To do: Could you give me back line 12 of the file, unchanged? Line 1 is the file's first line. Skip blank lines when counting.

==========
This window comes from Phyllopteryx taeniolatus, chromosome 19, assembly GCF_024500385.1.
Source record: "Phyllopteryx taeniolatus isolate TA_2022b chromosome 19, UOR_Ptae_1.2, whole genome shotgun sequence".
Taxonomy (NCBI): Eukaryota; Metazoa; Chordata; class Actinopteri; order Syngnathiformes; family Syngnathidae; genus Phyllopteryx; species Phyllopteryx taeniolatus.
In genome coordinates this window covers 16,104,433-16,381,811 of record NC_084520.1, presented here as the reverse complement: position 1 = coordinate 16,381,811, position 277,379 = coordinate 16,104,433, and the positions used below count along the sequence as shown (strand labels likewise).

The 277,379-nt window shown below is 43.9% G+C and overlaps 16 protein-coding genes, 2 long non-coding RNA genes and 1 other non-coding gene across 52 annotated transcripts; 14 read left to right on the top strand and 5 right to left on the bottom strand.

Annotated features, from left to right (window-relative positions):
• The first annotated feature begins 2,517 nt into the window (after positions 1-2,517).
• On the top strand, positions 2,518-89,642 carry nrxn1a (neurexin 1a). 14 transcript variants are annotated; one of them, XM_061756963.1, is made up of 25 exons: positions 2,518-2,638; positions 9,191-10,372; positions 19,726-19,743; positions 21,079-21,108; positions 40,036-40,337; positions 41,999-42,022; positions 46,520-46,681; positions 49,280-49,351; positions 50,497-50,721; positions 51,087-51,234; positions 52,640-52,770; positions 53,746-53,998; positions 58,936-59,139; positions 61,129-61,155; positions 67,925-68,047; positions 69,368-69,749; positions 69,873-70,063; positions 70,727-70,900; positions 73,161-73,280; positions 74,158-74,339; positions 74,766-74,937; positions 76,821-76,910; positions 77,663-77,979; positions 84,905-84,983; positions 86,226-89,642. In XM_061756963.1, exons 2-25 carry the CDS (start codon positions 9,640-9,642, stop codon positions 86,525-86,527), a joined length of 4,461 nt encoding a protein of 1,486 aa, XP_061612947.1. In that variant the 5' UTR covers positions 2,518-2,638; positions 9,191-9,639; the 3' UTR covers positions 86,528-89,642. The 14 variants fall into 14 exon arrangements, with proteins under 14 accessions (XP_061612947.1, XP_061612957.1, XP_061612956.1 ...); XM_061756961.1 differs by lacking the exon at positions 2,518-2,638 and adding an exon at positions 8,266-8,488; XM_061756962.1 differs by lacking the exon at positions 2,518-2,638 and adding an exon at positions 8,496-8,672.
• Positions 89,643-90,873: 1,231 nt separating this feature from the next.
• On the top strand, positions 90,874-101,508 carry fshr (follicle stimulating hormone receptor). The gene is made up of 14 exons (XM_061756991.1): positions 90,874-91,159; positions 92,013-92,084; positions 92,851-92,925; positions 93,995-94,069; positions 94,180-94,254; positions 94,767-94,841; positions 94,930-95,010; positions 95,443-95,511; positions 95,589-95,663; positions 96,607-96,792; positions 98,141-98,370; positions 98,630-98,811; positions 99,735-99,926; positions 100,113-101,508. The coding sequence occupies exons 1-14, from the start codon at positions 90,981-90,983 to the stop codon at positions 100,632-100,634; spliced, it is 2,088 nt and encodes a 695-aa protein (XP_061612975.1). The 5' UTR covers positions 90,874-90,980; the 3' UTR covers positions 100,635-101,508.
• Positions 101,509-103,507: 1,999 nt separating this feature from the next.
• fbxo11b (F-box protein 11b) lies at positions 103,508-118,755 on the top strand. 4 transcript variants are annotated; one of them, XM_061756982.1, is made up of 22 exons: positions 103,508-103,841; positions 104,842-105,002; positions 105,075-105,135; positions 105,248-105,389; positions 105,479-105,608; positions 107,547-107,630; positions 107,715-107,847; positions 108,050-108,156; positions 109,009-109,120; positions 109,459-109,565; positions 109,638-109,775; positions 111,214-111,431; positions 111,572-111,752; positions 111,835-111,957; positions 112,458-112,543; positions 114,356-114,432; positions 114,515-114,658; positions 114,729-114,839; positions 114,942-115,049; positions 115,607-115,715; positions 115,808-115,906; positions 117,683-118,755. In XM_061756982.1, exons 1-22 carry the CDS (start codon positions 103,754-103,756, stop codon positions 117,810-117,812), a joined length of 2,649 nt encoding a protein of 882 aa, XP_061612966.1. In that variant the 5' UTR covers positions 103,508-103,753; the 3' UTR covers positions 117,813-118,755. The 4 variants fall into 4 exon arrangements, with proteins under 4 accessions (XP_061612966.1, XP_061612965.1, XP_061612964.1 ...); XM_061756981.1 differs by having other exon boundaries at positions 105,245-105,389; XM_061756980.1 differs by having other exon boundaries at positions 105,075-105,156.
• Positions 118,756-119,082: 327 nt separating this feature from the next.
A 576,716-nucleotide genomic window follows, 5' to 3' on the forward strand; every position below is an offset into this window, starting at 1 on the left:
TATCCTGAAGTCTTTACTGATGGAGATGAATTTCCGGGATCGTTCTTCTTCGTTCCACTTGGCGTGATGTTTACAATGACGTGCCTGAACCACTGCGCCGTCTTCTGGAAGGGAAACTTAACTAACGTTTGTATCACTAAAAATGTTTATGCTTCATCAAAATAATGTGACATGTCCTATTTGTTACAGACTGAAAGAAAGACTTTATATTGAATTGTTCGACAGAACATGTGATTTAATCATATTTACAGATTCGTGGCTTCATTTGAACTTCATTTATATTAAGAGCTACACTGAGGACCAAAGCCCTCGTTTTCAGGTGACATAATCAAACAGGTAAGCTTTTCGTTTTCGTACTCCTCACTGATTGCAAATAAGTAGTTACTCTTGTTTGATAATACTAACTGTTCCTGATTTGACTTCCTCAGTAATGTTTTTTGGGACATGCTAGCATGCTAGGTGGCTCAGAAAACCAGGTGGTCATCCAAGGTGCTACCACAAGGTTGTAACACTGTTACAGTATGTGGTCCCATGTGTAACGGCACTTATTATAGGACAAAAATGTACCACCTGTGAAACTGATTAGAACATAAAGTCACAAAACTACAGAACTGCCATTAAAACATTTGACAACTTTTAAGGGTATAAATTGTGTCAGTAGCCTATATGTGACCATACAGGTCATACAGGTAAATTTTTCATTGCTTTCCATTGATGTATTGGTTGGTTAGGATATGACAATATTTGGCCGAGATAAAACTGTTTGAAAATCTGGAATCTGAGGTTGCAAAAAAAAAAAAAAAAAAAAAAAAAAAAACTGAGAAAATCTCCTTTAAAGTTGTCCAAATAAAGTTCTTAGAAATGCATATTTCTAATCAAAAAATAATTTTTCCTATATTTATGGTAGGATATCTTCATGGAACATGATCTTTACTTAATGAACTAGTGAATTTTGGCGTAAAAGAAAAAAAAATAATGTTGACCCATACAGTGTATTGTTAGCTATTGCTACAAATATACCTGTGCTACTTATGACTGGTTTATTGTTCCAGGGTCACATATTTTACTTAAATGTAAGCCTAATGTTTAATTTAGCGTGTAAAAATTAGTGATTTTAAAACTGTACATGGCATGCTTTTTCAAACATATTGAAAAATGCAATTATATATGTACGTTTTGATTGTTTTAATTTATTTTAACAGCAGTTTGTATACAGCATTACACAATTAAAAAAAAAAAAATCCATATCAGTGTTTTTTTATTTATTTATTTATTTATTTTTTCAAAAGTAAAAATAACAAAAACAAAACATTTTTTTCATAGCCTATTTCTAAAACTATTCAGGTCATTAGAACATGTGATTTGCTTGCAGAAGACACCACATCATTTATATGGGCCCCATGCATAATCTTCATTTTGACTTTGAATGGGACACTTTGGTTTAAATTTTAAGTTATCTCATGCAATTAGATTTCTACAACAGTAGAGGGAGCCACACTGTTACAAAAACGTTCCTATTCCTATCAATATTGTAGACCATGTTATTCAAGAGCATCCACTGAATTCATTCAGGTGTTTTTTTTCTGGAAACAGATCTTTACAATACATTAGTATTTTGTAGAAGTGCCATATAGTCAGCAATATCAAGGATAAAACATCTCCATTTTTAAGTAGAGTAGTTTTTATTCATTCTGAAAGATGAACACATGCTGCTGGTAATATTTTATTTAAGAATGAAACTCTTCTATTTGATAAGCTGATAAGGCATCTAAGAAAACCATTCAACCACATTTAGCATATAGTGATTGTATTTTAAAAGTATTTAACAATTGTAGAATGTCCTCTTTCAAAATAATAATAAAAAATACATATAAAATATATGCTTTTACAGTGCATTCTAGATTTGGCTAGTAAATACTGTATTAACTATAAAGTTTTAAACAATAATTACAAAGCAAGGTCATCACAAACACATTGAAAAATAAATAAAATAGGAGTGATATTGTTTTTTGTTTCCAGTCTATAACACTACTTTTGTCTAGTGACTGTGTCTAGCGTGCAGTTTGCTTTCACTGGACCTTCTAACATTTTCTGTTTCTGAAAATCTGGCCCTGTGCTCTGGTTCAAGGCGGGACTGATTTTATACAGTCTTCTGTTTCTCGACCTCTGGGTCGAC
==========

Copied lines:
• fbxo11b (F-box protein 11b) lies at positions 103,508-118,755 on the top strand. 4 transcript variants are annotated; one of them, XM_061756982.1, is made up of 22 exons: positions 103,508-103,841; positions 104,842-105,002; positions 105,075-105,135; positions 105,248-105,389; positions 105,479-105,608; positions 107,547-107,630; positions 107,715-107,847; positions 108,050-108,156; positions 109,009-109,120; positions 109,459-109,565; positions 109,638-109,775; positions 111,214-111,431; positions 111,572-111,752; positions 111,835-111,957; positions 112,458-112,543; positions 114,356-114,432; positions 114,515-114,658; positions 114,729-114,839; positions 114,942-115,049; positions 115,607-115,715; positions 115,808-115,906; positions 117,683-118,755. In XM_061756982.1, exons 1-22 carry the CDS (start codon positions 103,754-103,756, stop codon positions 117,810-117,812), a joined length of 2,649 nt encoding a protein of 882 aa, XP_061612966.1. In that variant the 5' UTR covers positions 103,508-103,753; the 3' UTR covers positions 117,813-118,755. The 4 variants fall into 4 exon arrangements, with proteins under 4 accessions (XP_061612966.1, XP_061612965.1, XP_061612964.1 ...); XM_061756981.1 differs by having other exon boundaries at positions 105,245-105,389; XM_061756980.1 differs by having other exon boundaries at positions 105,075-105,156.